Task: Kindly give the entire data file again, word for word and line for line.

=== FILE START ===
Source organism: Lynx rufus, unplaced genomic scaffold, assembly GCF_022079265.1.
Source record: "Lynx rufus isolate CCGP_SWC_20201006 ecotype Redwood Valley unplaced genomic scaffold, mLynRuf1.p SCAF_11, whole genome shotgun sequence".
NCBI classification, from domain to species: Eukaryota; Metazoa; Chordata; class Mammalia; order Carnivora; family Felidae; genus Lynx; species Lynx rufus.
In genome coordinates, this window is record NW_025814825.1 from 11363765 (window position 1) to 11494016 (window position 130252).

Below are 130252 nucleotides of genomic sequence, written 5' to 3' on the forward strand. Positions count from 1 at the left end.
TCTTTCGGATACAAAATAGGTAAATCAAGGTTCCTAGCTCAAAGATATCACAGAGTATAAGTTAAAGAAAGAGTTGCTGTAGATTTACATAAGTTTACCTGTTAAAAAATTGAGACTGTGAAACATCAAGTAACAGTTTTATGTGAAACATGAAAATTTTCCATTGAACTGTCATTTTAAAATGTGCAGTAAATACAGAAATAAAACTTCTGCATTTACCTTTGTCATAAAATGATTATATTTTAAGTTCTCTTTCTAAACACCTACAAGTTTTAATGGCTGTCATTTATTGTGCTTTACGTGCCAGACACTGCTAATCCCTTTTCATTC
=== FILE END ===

Source organism: Lynx rufus, unplaced genomic scaffold, assembly GCF_022079265.1.
Source record: "Lynx rufus isolate CCGP_SWC_20201006 ecotype Redwood Valley unplaced genomic scaffold, mLynRuf1.p SCAF_11, whole genome shotgun sequence".
NCBI classification, from domain to species: Eukaryota; Metazoa; Chordata; class Mammalia; order Carnivora; family Felidae; genus Lynx; species Lynx rufus.
In genome coordinates, this window is record NW_025814825.1 from 11363765 (window position 1) to 11494016 (window position 130252).

Below are 130252 nucleotides of genomic sequence, written 5' to 3' on the forward strand. Positions count from 1 at the left end.
TCTTTCGGATACAAAATAGGTAAATCAAGGTTCCTAGCTCAAAGATATCACAGAGTATAAGTTAAAGAAAGAGTTGCTGTAGATTTACATAAGTTTACCTGTTAAAAAATTGAGACTGTGAAACATCAAGTAACAGTTTTATGTGAAACATGAAAATTTTCCATTGAACTGTCATTTTAAAATGTGCAGTAAATACAGAAATAAAACTTCTGCATTTACCTTTGTCATAAAATGATTATATTTTAAGTTCTCTTTCTAAACACCTACAAGTTTTAATGGCTGTCATTTATTGTGCTTTACGTGCCAGACACTGCTAATCCCTTTTCATTC